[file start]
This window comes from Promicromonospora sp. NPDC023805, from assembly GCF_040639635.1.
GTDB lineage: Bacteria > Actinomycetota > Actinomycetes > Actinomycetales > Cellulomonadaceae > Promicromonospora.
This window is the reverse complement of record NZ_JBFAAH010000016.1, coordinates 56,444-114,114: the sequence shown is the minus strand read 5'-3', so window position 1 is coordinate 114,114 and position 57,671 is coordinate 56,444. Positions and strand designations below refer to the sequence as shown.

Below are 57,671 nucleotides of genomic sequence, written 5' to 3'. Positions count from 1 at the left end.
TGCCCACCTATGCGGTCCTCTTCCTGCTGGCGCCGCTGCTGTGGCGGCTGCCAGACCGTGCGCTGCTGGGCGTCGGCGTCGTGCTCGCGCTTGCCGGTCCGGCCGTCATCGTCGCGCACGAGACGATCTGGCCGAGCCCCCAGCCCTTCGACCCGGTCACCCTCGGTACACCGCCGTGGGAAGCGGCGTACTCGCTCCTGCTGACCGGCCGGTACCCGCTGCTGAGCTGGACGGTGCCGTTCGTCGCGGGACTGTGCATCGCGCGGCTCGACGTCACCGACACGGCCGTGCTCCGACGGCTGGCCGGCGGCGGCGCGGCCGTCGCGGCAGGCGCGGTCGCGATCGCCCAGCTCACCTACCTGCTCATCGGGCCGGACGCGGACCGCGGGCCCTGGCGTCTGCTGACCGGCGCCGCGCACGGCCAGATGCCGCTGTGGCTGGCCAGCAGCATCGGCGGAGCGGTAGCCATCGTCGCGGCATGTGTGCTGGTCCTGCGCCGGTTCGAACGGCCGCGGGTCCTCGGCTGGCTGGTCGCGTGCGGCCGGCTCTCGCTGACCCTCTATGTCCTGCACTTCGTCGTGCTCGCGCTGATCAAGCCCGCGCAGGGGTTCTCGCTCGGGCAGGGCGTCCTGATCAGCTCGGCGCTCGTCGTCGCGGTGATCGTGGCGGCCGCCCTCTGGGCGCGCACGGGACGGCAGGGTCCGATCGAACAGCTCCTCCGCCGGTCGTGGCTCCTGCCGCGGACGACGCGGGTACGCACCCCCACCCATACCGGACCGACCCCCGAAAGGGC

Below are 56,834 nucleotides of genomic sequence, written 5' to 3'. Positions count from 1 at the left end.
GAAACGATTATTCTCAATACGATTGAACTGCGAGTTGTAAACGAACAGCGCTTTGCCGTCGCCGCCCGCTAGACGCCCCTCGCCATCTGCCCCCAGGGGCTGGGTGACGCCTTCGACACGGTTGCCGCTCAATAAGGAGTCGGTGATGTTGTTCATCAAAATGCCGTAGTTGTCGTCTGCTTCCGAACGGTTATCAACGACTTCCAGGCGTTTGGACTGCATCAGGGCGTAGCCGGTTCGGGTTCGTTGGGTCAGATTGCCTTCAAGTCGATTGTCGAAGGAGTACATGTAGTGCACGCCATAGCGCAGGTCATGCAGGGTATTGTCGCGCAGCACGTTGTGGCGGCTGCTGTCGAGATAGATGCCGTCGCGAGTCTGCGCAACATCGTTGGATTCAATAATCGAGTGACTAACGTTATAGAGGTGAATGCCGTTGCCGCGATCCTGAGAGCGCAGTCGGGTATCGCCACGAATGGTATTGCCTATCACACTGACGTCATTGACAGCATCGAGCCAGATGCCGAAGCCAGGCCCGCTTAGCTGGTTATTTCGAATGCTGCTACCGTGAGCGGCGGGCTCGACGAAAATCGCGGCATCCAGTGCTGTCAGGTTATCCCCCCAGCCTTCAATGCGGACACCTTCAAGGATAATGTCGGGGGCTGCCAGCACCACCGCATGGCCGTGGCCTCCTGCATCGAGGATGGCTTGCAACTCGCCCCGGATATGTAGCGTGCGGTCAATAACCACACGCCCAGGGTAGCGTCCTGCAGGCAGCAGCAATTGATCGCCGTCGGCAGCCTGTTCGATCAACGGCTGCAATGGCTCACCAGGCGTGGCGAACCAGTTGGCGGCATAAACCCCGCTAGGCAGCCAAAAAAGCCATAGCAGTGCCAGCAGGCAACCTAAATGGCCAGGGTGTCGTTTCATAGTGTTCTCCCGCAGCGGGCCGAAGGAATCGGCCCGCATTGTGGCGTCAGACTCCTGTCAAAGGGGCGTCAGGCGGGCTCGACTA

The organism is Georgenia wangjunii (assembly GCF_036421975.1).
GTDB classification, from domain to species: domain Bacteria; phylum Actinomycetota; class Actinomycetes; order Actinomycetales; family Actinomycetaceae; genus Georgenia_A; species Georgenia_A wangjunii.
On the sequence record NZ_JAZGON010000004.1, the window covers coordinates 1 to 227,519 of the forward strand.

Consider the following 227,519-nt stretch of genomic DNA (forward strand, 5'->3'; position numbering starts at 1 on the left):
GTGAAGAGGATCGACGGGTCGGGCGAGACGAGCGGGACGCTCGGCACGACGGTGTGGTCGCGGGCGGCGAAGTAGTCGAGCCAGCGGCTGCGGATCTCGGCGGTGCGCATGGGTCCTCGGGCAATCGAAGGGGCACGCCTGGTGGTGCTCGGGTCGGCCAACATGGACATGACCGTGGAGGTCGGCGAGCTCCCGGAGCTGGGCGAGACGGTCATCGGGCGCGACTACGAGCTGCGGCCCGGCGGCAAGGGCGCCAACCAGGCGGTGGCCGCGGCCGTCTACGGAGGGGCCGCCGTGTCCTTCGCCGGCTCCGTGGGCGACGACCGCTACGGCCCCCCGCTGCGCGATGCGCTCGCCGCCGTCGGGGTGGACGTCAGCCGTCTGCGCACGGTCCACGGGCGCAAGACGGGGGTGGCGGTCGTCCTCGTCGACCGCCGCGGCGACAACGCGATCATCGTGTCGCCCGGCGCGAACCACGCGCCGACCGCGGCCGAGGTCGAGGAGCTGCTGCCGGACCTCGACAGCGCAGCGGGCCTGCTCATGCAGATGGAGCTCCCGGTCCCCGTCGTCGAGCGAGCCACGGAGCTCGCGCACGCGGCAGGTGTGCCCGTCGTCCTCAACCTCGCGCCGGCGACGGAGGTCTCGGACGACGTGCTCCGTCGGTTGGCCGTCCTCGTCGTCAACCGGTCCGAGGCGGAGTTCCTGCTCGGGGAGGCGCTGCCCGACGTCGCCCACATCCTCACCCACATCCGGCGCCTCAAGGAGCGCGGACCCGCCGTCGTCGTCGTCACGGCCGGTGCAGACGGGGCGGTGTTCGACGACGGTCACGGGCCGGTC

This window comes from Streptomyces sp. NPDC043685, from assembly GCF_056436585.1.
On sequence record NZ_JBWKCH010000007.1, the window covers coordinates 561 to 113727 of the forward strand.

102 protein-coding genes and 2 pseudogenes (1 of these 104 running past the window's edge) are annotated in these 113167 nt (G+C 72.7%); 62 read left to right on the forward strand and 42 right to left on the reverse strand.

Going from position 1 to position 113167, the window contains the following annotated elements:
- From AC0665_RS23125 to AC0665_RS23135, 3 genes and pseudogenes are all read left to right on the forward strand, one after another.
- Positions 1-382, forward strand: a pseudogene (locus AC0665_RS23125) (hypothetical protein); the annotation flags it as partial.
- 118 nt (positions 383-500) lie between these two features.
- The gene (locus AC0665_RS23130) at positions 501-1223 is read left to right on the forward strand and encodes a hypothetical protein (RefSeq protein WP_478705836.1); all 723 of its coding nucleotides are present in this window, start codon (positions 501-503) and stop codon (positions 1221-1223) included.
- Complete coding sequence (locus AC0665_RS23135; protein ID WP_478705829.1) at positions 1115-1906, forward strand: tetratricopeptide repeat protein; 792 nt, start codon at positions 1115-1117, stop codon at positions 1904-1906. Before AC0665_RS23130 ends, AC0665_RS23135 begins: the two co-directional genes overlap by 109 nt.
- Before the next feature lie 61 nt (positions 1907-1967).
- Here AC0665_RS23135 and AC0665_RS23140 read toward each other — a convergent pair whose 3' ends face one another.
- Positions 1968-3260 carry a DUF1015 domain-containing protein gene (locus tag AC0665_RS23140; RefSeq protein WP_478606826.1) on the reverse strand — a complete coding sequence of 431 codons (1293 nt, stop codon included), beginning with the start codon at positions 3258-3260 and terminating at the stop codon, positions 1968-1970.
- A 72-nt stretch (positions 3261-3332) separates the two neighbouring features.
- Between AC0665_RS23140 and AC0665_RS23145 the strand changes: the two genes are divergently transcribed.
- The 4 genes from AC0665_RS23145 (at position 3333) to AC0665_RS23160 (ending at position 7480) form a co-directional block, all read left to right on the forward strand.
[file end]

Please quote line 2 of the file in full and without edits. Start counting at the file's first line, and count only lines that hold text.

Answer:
GTDB lineage: Bacteria > Actinomycetota > Actinomycetes > Actinomycetales > Cellulomonadaceae > Promicromonospora.